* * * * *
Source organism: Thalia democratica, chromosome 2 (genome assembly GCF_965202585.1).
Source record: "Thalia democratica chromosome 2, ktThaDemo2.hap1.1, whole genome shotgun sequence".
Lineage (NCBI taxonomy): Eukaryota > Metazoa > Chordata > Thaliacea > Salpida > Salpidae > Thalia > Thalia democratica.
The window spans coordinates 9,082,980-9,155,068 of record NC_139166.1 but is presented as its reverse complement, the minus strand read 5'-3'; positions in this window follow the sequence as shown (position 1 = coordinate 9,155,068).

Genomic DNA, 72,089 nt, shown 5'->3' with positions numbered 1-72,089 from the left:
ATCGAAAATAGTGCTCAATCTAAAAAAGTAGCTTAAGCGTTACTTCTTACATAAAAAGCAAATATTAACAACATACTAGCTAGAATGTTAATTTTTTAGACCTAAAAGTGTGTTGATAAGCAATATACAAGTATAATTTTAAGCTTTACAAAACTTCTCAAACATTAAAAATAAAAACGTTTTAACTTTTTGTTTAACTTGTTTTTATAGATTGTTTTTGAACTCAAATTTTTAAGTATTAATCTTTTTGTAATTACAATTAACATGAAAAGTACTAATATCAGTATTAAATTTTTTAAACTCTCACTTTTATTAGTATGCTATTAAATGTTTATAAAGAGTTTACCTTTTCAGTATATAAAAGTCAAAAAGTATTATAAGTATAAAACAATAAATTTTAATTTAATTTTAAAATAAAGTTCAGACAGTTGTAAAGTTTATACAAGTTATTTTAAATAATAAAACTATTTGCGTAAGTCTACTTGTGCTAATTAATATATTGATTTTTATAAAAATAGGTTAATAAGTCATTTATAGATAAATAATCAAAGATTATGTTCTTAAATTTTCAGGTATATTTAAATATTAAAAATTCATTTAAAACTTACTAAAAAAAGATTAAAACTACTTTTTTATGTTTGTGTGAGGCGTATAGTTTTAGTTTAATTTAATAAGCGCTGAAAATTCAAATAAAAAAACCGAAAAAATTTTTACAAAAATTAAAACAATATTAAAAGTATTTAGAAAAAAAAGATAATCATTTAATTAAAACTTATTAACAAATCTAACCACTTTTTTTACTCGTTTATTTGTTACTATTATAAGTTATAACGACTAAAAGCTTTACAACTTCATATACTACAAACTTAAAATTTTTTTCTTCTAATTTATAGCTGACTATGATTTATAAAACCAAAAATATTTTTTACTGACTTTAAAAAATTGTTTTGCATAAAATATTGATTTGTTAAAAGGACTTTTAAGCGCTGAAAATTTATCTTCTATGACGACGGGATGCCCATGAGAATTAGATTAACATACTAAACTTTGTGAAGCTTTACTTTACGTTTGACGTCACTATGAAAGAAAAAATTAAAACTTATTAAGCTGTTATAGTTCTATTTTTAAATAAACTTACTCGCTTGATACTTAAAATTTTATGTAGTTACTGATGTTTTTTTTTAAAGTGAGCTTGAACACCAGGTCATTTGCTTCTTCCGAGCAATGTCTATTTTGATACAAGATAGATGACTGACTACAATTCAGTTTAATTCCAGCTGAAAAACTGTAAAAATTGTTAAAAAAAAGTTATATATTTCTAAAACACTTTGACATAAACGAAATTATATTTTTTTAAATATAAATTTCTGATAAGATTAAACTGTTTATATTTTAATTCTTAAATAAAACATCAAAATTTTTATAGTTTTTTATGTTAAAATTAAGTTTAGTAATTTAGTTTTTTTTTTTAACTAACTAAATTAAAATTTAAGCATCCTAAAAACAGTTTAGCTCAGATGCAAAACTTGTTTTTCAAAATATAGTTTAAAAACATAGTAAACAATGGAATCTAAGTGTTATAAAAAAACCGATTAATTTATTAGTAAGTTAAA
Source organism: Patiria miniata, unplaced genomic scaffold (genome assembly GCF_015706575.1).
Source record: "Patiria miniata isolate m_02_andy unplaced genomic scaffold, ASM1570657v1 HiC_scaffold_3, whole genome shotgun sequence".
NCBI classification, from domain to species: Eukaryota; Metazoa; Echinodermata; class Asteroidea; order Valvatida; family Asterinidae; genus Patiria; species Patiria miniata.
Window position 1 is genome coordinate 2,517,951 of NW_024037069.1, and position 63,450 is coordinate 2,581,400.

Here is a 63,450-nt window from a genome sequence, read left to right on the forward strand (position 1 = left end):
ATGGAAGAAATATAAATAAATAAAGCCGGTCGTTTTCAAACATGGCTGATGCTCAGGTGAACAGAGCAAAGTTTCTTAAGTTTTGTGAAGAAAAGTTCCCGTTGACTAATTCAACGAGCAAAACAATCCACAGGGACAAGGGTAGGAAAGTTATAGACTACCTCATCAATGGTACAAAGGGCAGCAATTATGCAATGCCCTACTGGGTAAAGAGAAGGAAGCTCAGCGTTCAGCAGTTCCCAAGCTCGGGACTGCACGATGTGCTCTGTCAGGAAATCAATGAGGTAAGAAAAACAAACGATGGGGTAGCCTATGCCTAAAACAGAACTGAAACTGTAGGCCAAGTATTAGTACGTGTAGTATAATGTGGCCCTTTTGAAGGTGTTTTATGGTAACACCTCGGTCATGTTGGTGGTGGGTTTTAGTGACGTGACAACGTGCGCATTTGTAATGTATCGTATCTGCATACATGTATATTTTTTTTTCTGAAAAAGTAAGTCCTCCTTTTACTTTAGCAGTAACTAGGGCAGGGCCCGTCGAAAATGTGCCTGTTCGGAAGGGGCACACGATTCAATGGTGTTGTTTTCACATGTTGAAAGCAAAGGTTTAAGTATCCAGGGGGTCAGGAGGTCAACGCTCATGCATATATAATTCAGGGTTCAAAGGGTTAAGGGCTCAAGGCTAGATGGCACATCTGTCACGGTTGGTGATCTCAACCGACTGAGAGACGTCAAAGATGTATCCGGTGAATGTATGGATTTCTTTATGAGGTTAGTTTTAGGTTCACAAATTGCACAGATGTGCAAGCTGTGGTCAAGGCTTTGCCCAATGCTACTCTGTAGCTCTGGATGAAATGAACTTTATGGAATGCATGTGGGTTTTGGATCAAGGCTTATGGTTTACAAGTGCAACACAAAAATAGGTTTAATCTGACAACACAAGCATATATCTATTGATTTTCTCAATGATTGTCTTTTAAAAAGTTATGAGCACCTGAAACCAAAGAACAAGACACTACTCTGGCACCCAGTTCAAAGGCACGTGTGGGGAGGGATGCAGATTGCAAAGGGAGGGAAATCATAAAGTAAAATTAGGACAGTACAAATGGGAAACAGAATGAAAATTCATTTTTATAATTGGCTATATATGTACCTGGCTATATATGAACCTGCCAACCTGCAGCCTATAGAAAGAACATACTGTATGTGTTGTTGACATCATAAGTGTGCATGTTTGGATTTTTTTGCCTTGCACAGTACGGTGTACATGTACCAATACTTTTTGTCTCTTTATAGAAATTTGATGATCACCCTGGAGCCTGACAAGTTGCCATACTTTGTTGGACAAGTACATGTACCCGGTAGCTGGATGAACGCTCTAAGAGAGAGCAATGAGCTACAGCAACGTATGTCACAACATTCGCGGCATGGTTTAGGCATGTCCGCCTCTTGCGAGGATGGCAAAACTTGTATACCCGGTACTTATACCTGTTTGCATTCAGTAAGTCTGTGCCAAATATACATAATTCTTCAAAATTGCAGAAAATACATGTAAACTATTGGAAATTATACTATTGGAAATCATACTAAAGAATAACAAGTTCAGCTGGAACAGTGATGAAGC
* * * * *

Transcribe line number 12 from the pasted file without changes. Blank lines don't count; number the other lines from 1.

ATGGAAGAAATATAAATAAATAAAGCCGGTCGTTTTCAAACATGGCTGATGCTCAGGTGAACAGAGCAAAGTTTCTTAAGTTTTGTGAAGAAAAGTTCCCGTTGACTAATTCAACGAGCAAAACAATCCACAGGGACAAGGGTAGGAAAGTTATAGACTACCTCATCAATGGTACAAAGGGCAGCAATTATGCAATGCCCTACTGGGTAAAGAGAAGGAAGCTCAGCGTTCAGCAGTTCCCAAGCTCGGGACTGCACGATGTGCTCTGTCAGGAAATCAATGAGGTAAGAAAAACAAACGATGGGGTAGCCTATGCCTAAAACAGAACTGAAACTGTAGGCCAAGTATTAGTACGTGTAGTATAATGTGGCCCTTTTGAAGGTGTTTTATGGTAACACCTCGGTCATGTTGGTGGTGGGTTTTAGTGACGTGACAACGTGCGCATTTGTAATGTATCGTATCTGCATACATGTATATTTTTTTTTCTGAAAAAGTAAGTCCTCCTTTTACTTTAGCAGTAACTAGGGCAGGGCCCGTCGAAAATGTGCCTGTTCGGAAGGGGCACACGATTCAATGGTGTTGTTTTCACATGTTGAAAGCAAAGGTTTAAGTATCCAGGGGGTCAGGAGGTCAACGCTCATGCATATATAATTCAGGGTTCAAAGGGTTAAGGGCTCAAGGCTAGATGGCACATCTGTCACGGTTGGTGATCTCAACCGACTGAGAGACGTCAAAGATGTATCCGGTGAATGTATGGATTTCTTTATGAGGTTAGTTTTAGGTTCACAAATTGCACAGATGTGCAAGCTGTGGTCAAGGCTTTGCCCAATGCTACTCTGTAGCTCTGGATGAAATGAACTTTATGGAATGCATGTGGGTTTTGGATCAAGGCTTATGGTTTACAAGTGCAACACAAAAATAGGTTTAATCTGACAACACAAGCATATATCTATTGATTTTCTCAATGATTGTCTTTTAAAAAGTTATGAGCACCTGAAACCAAAGAACAAGACACTACTCTGGCACCCAGTTCAAAGGCACGTGTGGGGAGGGATGCAGATTGCAAAGGGAGGGAAATCATAAAGTAAAATTAGGACAGTACAAATGGGAAACAGAATGAAAATTCATTTTTATAATTGGCTATATATGTACCTGGCTATATATGAACCTGCCAACCTGCAGCCTATAGAAAGAACATACTGTATGTGTTGTTGACATCATAAGTGTGCATGTTTGGATTTTTTTGCCTTGCACAGTACGGTGTACATGTACCAATACTTTTTGTCTCTTTATAGAAATTTGATGATCACCCTGGAGCCTGACAAGTTGCCATACTTTGTTGGACAAGTACATGTACCCGGTAGCTGGATGAACGCTCTAAGAGAGAGCAATGAGCTACAGCAACGTATGTCACAACATTCGCGGCATGGTTTAGGCATGTCCGCCTCTTGCGAGGATGGCAAAACTTGTATACCCGGTACTTATACCTGTTTGCATTCAGTAAGTCTGTGCCAAATATACATAATTCTTCAAAATTGCAGAAAATACATGTAAACTATTGGAAATTATACTATTGGAAATCATACTAAAGAATAACAAGTTCAGCTGGAACAGTGATGAAGC